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The scene opens after a terrible ship wreck. Viola, a few sailors, and a (sea) captain arrive on shore and Viola asks where they are. The captain says they're in Illyria.
(Viola's name isn't revealed to the play-going audience until Act 5. Readers of the play, however, know her name because it's in the script and marks the beginning of each of her lines.)
Viola is bummed that she's in Illyria and says her brother is probably in heaven, but she's holding onto hope that he is alive.
The captain tries to comfort Viola and says that, after the ship sank, he saw her brother tie himself to the mast, which had somehow managed to stay afloat.
The captain's description of Sebastian clinging to the ship's mast also reveals to the audience what went down at sea. (Thank goodness for that, because, until this moment, we're as confused as Viola. Shakespeare is so crafty that way.) Apparently, when the ship split in two and the passengers and crew went into the water, Viola, being a very scrappy girl, avoided drowning by hanging on to the side of a life boat.
Viola gives him some gold for being a nice guy and for cheering her up.
The captain, who grew up three hours away from Illyria, tells Viola about the country and dishes a little dirt about its local celebs. The beloved Duke Orsino is a bachelor who's been trying to hook up with the Countess Olivia. But, Olivia's so not into him. Her dad died about a year ago and then her brother died shortly after, so she's sworn off the company of men while she grieves.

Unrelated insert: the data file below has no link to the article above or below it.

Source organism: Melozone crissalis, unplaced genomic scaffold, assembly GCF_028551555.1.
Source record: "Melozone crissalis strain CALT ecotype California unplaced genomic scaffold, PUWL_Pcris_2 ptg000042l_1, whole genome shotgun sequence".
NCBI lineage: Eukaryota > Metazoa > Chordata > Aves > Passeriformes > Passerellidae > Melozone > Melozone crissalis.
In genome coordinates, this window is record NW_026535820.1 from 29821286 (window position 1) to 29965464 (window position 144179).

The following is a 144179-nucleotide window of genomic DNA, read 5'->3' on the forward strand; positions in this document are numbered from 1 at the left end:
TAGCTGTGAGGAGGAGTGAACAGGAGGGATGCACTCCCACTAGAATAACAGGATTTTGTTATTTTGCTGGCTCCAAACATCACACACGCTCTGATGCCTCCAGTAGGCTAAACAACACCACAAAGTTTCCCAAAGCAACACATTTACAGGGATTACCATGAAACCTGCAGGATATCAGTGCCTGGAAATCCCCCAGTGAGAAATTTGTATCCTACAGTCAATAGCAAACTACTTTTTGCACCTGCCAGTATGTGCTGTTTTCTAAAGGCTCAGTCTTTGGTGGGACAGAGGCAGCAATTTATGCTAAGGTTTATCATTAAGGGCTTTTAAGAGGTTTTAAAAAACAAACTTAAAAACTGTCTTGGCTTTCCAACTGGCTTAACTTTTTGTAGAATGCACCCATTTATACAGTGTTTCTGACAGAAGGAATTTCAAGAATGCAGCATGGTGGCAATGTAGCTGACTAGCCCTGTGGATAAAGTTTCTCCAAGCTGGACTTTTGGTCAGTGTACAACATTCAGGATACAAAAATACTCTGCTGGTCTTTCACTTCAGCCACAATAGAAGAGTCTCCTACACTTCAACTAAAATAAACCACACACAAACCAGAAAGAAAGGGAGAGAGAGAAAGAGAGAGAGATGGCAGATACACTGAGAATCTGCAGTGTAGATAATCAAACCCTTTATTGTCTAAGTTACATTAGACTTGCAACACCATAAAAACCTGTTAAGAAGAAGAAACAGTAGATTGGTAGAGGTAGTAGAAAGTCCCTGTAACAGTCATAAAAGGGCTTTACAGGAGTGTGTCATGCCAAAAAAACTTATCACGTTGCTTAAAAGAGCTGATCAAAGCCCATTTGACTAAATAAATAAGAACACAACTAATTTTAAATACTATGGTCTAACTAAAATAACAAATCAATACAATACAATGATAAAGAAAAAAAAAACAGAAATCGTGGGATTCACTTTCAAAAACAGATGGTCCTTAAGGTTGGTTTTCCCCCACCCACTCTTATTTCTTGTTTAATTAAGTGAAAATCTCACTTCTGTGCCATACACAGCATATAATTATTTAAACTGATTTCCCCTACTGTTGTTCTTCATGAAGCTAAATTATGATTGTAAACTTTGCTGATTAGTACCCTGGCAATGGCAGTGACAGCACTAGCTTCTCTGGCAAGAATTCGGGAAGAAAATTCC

Viola responds to the gossip by wishing she could disguise her identity and social class for a while by working as Olivia's servant – at least until she gets her bearings and figures out what to do next.
The captain explains why that's just not going to happen: Olivia isn't seeing any visitors, not even the Duke.
Viola tells the captain that he seems like a trusty fellow, so she's going to pay him a ton of dough to dress her up like a boy and not tell anyone about it. Since she's got such a great singing voice, she wants the captain to introduce her to the Duke as a eunuch. The idea is that parading around as a eunuch will guard Viola from suspicion that she's a woman, while allowing her singing talents to earn her some props in the Duke's court.
(We interrupt this program for a little history snack: Back in the day – as early as 400 A.D. – choir boys were frequently castrated before they hit puberty to preserve their extraordinary singing voices. Castration = no testosterone = a nice soprano, or more accurately, a castrato. We know that castrati sang in the choir at the Sistine Chapel in the 1550s – around the same time that Will Shakespeare wrote Twelfth Night. Also, in Italy, castrations for the, um, listening pleasure of choir buffs weren't outlawed until 1870. Yikes.)
The captain agrees to keep his lips zipped while Viola dresses up like a boy and plays "I'm a singing eunuch" at Orsino's court.